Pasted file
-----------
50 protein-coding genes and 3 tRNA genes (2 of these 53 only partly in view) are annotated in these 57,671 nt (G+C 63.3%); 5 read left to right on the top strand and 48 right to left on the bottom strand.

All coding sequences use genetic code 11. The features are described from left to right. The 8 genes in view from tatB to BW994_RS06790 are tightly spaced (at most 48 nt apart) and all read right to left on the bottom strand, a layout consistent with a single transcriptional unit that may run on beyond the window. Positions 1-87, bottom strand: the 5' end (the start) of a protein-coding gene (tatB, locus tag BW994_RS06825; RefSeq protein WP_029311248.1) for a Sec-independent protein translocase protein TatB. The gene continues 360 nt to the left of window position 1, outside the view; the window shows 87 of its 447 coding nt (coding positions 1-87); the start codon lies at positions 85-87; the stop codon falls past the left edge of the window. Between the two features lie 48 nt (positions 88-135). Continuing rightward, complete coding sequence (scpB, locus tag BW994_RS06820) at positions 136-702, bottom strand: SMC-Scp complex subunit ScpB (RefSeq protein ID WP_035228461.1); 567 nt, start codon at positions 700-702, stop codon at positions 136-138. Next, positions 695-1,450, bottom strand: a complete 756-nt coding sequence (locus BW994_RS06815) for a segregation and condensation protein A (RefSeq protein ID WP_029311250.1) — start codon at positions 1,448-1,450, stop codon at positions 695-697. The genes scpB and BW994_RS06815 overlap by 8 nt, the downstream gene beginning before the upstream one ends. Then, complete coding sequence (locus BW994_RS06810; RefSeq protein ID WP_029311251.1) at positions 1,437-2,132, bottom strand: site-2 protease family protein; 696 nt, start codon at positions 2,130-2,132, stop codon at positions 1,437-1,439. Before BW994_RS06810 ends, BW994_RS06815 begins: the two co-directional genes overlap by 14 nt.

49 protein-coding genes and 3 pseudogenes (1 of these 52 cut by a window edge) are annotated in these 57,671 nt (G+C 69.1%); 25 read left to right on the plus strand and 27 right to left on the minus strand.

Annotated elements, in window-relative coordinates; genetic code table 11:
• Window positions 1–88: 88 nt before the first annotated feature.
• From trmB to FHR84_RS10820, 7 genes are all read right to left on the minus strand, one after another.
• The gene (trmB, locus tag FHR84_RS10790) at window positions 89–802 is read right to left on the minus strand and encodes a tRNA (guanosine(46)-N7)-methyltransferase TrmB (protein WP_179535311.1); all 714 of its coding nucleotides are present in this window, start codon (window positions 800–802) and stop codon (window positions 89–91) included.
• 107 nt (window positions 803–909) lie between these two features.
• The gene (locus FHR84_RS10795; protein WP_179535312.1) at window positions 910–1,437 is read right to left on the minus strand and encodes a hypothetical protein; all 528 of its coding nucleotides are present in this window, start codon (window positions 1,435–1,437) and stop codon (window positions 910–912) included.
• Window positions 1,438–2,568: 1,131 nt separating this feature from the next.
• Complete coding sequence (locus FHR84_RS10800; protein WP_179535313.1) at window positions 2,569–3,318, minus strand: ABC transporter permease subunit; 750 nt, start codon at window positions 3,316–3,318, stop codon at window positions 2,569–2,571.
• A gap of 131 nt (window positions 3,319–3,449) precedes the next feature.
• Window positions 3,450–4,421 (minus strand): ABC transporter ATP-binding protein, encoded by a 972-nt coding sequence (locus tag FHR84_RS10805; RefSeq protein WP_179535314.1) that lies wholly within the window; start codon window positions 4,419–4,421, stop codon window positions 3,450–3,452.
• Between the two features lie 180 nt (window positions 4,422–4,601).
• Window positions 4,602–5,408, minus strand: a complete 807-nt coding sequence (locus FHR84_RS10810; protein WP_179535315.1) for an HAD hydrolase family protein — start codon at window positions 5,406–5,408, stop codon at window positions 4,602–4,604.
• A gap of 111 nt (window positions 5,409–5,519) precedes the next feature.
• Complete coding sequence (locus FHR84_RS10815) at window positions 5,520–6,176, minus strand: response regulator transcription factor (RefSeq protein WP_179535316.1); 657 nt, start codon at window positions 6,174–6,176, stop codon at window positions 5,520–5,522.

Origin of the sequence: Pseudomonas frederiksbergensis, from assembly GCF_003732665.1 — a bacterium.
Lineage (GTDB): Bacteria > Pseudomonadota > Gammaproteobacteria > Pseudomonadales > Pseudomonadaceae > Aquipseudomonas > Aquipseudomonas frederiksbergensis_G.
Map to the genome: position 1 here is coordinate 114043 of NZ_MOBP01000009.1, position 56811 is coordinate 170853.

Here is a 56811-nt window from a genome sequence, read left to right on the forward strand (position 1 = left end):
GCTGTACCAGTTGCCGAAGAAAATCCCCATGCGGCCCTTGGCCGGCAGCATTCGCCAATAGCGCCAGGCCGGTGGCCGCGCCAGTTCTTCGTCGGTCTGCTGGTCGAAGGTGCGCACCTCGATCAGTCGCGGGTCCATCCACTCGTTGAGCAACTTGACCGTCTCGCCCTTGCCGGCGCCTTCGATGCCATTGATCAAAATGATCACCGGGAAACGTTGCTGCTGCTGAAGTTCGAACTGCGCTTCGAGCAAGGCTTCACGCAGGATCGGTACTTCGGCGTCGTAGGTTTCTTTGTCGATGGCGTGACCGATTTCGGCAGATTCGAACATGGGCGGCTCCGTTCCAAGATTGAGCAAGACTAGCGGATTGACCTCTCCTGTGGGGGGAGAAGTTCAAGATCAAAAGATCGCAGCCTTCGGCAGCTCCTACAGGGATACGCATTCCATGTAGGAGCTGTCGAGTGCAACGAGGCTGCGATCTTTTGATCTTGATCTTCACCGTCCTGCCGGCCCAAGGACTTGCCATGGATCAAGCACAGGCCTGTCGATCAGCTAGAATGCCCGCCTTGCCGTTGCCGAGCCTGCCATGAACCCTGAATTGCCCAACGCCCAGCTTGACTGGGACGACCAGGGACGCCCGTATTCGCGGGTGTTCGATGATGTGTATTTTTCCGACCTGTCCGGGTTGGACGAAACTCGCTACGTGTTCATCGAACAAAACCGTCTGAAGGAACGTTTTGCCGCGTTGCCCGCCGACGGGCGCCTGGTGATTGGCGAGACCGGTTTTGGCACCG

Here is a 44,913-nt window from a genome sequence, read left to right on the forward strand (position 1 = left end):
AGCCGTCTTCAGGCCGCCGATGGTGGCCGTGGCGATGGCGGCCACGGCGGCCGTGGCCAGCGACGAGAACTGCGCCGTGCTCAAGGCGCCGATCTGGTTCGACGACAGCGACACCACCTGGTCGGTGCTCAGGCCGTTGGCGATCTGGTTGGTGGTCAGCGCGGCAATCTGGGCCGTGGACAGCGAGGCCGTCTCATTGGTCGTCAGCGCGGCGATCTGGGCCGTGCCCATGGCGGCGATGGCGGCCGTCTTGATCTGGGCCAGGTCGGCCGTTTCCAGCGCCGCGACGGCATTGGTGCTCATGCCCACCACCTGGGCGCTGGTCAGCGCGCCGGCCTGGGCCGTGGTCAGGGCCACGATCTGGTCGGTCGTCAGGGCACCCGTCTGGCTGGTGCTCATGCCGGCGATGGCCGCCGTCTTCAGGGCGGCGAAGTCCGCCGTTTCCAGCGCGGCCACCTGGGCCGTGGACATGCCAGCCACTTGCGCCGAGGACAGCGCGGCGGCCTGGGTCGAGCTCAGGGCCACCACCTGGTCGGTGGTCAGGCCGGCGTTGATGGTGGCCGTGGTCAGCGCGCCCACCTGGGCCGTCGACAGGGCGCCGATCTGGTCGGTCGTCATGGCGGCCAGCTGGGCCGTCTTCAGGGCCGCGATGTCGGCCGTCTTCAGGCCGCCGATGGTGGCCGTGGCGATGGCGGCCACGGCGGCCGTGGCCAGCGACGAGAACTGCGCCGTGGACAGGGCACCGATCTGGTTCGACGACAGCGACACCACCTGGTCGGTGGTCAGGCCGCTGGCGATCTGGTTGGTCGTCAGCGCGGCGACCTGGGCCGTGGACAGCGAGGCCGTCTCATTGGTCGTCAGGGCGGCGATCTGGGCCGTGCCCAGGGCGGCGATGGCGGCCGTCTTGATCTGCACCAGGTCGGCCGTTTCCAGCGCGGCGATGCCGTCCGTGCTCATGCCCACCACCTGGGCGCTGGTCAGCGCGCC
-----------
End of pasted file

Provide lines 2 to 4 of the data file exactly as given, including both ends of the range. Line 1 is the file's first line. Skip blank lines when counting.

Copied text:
All coding sequences use genetic code 11. The features are described from left to right. The 8 genes in view from tatB to BW994_RS06790 are tightly spaced (at most 48 nt apart) and all read right to left on the bottom strand, a layout consistent with a single transcriptional unit that may run on beyond the window. Positions 1-87, bottom strand: the 5' end (the start) of a protein-coding gene (tatB, locus tag BW994_RS06825; RefSeq protein WP_029311248.1) for a Sec-independent protein translocase protein TatB. The gene continues 360 nt to the left of window position 1, outside the view; the window shows 87 of its 447 coding nt (coding positions 1-87); the start codon lies at positions 85-87; the stop codon falls past the left edge of the window. Between the two features lie 48 nt (positions 88-135). Continuing rightward, complete coding sequence (scpB, locus tag BW994_RS06820) at positions 136-702, bottom strand: SMC-Scp complex subunit ScpB (RefSeq protein ID WP_035228461.1); 567 nt, start codon at positions 700-702, stop codon at positions 136-138. Next, positions 695-1,450, bottom strand: a complete 756-nt coding sequence (locus BW994_RS06815) for a segregation and condensation protein A (RefSeq protein ID WP_029311250.1) — start codon at positions 1,448-1,450, stop codon at positions 695-697. The genes scpB and BW994_RS06815 overlap by 8 nt, the downstream gene beginning before the upstream one ends. Then, complete coding sequence (locus BW994_RS06810; RefSeq protein ID WP_029311251.1) at positions 1,437-2,132, bottom strand: site-2 protease family protein; 696 nt, start codon at positions 2,130-2,132, stop codon at positions 1,437-1,439. Before BW994_RS06810 ends, BW994_RS06815 begins: the two co-directional genes overlap by 14 nt.

49 protein-coding genes and 3 pseudogenes (1 of these 52 cut by a window edge) are annotated in these 57,671 nt (G+C 69.1%); 25 read left to right on the plus strand and 27 right to left on the minus strand.

Annotated elements, in window-relative coordinates; genetic code table 11: